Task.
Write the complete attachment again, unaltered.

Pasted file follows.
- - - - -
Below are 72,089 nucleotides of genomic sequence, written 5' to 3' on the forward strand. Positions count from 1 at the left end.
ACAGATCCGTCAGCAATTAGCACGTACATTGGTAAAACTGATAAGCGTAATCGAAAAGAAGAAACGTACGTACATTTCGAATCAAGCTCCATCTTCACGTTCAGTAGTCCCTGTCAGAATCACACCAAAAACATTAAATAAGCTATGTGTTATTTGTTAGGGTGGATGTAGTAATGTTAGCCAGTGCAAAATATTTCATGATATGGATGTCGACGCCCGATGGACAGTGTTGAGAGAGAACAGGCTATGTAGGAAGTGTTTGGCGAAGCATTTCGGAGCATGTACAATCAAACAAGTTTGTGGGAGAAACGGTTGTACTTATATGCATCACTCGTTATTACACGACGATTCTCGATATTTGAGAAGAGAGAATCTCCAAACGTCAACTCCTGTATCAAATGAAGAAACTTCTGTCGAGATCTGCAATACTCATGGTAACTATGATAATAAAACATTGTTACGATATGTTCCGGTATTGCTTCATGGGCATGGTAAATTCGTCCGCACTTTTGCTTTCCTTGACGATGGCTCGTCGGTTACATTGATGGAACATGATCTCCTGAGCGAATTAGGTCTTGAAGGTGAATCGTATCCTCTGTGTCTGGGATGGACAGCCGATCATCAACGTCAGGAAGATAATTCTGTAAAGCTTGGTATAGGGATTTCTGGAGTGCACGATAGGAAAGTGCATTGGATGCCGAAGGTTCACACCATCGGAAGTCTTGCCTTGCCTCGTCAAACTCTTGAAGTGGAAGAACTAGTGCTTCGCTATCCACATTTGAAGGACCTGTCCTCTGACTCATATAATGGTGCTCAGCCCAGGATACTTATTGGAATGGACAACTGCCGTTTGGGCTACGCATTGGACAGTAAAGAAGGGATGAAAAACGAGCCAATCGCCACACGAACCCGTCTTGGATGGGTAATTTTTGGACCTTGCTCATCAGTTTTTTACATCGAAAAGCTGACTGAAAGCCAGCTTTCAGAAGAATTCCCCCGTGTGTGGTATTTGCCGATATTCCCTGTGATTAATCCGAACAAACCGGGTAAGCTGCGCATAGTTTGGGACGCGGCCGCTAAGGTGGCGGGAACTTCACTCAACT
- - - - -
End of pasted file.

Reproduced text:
Below are 72,089 nucleotides of genomic sequence, written 5' to 3' on the forward strand. Positions count from 1 at the left end.
ACAGATCCGTCAGCAATTAGCACGTACATTGGTAAAACTGATAAGCGTAATCGAAAAGAAGAAACGTACGTACATTTCGAATCAAGCTCCATCTTCACGTTCAGTAGTCCCTGTCAGAATCACACCAAAAACATTAAATAAGCTATGTGTTATTTGTTAGGGTGGATGTAGTAATGTTAGCCAGTGCAAAATATTTCATGATATGGATGTCGACGCCCGATGGACAGTGTTGAGAGAGAACAGGCTATGTAGGAAGTGTTTGGCGAAGCATTTCGGAGCATGTACAATCAAACAAGTTTGTGGGAGAAACGGTTGTACTTATATGCATCACTCGTTATTACACGACGATTCTCGATATTTGAGAAGAGAGAATCTCCAAACGTCAACTCCTGTATCAAATGAAGAAACTTCTGTCGAGATCTGCAATACTCATGGTAACTATGATAATAAAACATTGTTACGATATGTTCCGGTATTGCTTCATGGGCATGGTAAATTCGTCCGCACTTTTGCTTTCCTTGACGATGGCTCGTCGGTTACATTGATGGAACATGATCTCCTGAGCGAATTAGGTCTTGAAGGTGAATCGTATCCTCTGTGTCTGGGATGGACAGCCGATCATCAACGTCAGGAAGATAATTCTGTAAAGCTTGGTATAGGGATTTCTGGAGTGCACGATAGGAAAGTGCATTGGATGCCGAAGGTTCACACCATCGGAAGTCTTGCCTTGCCTCGTCAAACTCTTGAAGTGGAAGAACTAGTGCTTCGCTATCCACATTTGAAGGACCTGTCCTCTGACTCATATAATGGTGCTCAGCCCAGGATACTTATTGGAATGGACAACTGCCGTTTGGGCTACGCATTGGACAGTAAAGAAGGGATGAAAAACGAGCCAATCGCCACACGAACCCGTCTTGGATGGGTAATTTTTGGACCTTGCTCATCAGTTTTTTACATCGAAAAGCTGACTGAAAGCCAGCTTTCAGAAGAATTCCCCCGTGTGTGGTATTTGCCGATATTCCCTGTGATTAATCCGAACAAACCGGGTAAGCTGCGCATAGTTTGGGACGCGGCCGCTAAGGTGGCGGGAACTTCACTCAACT